How Can Businesses Prevent and Detect Workers Compensation Fraud?

It’s an unfortunate fact that most businesses have to contend with workplace fraud of one kind or another. One of the most common types of fraud occurs when an employee fakes an injury so that they can collect workers compensation benefits.

Dishonest workers know that they can work a second job, pursue personal goals or go on holiday, all while being paid — all they have to do is fake it.

Often, the injury is real — but the claim is fraudulent. Typically, this would occur when a worker suffers an injury offsite but then claims they suffered the injury in a workplace scenario. The worker is injured, but the business is wrongfully held responsible. Another common fraud is to stay home at the company’s expense longer than is necessary to heal.

Sometimes, the injury itself is fake. This wouldn’t work for a broken wrist or a bad cut — but a strained neck or back is another matter. By faking injuries that are hard to disprove, claims are hard to ignore.

How Can Businesses Detect a Fraudulent Claim?

A clever fraudster won’t make it easy for businesses to catch them. Employers must watch out for red flags that indicate a claim might be risky; the more red flags, the riskier the claim. One of these alone might mean nothing, but seeing several will make it clear that the claim deserves greater scrutiny.

Here are a few common red flags:

  • The worker knows the compensation system better than you do — this is unusual in most non-fraudulent claims.
  • The worker is hard to contact when they are off sick — they may be working another job.
  • There is no witness to the injury taking place, or the description by a witness differs from the claimants own report.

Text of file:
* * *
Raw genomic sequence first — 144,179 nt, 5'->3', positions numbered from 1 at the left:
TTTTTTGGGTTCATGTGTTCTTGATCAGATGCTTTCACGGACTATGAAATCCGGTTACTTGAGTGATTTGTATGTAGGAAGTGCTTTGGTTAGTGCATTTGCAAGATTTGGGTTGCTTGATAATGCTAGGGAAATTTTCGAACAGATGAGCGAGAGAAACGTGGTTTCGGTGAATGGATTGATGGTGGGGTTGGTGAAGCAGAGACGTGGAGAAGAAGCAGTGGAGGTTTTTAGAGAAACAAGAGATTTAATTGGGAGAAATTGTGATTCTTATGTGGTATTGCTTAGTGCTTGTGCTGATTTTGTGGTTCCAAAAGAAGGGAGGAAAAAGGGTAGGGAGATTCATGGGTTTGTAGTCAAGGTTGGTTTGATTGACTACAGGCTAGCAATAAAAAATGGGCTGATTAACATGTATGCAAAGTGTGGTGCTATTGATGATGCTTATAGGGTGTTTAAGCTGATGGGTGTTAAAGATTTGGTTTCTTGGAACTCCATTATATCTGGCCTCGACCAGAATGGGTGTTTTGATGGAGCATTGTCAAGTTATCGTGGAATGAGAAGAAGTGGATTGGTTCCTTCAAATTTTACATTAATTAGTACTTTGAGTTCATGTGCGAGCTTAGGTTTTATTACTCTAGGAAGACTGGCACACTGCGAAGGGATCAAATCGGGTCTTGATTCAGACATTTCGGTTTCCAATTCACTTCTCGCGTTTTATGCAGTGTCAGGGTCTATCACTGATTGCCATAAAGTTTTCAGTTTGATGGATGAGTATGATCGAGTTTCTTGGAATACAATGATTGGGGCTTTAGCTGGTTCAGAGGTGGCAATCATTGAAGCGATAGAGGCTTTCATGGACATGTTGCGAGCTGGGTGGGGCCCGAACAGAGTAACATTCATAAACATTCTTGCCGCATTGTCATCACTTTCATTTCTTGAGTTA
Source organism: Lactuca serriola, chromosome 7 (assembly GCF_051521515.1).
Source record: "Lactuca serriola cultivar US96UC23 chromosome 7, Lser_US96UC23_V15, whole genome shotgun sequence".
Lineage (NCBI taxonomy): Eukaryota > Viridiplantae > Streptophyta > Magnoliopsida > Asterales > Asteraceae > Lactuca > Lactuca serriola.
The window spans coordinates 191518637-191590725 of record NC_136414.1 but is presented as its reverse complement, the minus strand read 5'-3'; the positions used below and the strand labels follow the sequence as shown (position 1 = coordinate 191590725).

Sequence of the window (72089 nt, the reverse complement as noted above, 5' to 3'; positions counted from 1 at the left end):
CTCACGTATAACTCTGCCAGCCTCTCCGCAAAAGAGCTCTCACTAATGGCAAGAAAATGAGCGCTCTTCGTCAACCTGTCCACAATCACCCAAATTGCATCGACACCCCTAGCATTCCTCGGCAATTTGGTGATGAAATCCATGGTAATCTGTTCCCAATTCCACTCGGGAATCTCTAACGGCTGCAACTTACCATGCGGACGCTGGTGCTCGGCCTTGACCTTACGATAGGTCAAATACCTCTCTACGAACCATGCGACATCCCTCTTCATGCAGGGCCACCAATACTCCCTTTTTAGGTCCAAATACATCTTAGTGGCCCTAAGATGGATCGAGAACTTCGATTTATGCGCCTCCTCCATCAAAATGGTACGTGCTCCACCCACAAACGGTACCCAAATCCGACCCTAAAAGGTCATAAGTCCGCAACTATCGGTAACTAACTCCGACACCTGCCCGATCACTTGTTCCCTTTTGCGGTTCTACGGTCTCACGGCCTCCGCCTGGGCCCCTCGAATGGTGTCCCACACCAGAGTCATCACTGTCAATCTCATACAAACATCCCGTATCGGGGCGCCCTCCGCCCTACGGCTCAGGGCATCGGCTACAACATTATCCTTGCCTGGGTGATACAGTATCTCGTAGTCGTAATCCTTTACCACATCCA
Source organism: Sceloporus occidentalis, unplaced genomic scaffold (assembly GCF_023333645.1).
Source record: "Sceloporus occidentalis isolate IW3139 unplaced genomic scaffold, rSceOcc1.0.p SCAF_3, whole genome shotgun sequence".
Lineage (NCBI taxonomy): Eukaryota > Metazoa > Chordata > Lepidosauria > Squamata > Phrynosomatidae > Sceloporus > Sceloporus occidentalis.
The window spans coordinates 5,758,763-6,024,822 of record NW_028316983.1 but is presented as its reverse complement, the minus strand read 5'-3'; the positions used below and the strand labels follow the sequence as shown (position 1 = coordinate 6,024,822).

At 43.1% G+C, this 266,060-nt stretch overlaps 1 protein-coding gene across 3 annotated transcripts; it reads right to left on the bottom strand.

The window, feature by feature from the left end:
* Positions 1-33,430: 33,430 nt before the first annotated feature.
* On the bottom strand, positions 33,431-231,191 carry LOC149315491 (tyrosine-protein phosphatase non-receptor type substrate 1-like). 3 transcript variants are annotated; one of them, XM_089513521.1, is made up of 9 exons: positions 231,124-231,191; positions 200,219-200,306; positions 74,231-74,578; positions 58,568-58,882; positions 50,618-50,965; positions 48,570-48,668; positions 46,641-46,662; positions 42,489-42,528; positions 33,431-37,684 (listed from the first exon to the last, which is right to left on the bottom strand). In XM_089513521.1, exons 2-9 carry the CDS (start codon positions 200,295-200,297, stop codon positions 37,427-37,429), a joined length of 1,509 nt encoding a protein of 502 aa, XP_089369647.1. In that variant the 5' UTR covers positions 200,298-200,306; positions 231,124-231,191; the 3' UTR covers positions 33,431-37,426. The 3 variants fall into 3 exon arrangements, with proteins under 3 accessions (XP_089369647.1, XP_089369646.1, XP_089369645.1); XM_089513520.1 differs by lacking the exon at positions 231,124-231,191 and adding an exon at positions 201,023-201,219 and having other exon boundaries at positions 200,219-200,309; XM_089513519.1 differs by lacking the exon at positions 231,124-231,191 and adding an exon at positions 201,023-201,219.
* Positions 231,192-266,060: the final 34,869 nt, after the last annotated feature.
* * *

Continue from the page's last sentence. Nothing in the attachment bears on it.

• The claimant refuses treatments or procedures that could confirm or deny the extent of their injuries.
  • The worker is unhappy in their role and frequently complains. Personal problems, such as a failing marriage or financial problems, are another risk factor.
  • The worker is eager to agree on a settlement as quickly as possible. They may also be very quick to call a lawyer even when it is not certain one if necessary.
  • The claimant has made several suspicious claims in the past or is injured considerably more frequently than the average employee.
  • The claimant is new to the business; newer workers are more likely to lodge fraudulent claims.

How Can Businesses Reduce Workers Comp Fraud?

Losing money to fraud isn’t inevitable; there are steps businesses can take to reduce the risk of fraud ever occurring. Coupled with good detection, these measures can considerably decrease a business’s exposure to workers compensation fraud.

Firstly, reducing fraud begins during the hiring process; better workers with great references are less likely to commit fraud. Most fraudsters are serial offenders, and a background check will often reveal clues about their past behavior. Businesses may want to consider paying employees more to increase competition for places, attract better workers and increase loyalty.

Secondly, improving workplace morale can considerably reduce the risk of fraud. Workers who are satisfied with their salary, the business’s culture, and their overall workload are much less likely to make a fraudulent claim.

Finally, establish procedures that reduce the risk of both injury and fraud. For example, safety procedures that ensure no one does work identified as risky alone will make it hard for workers to make a claim. Additionally, clearly established procedures for reporting accidents make it harder still.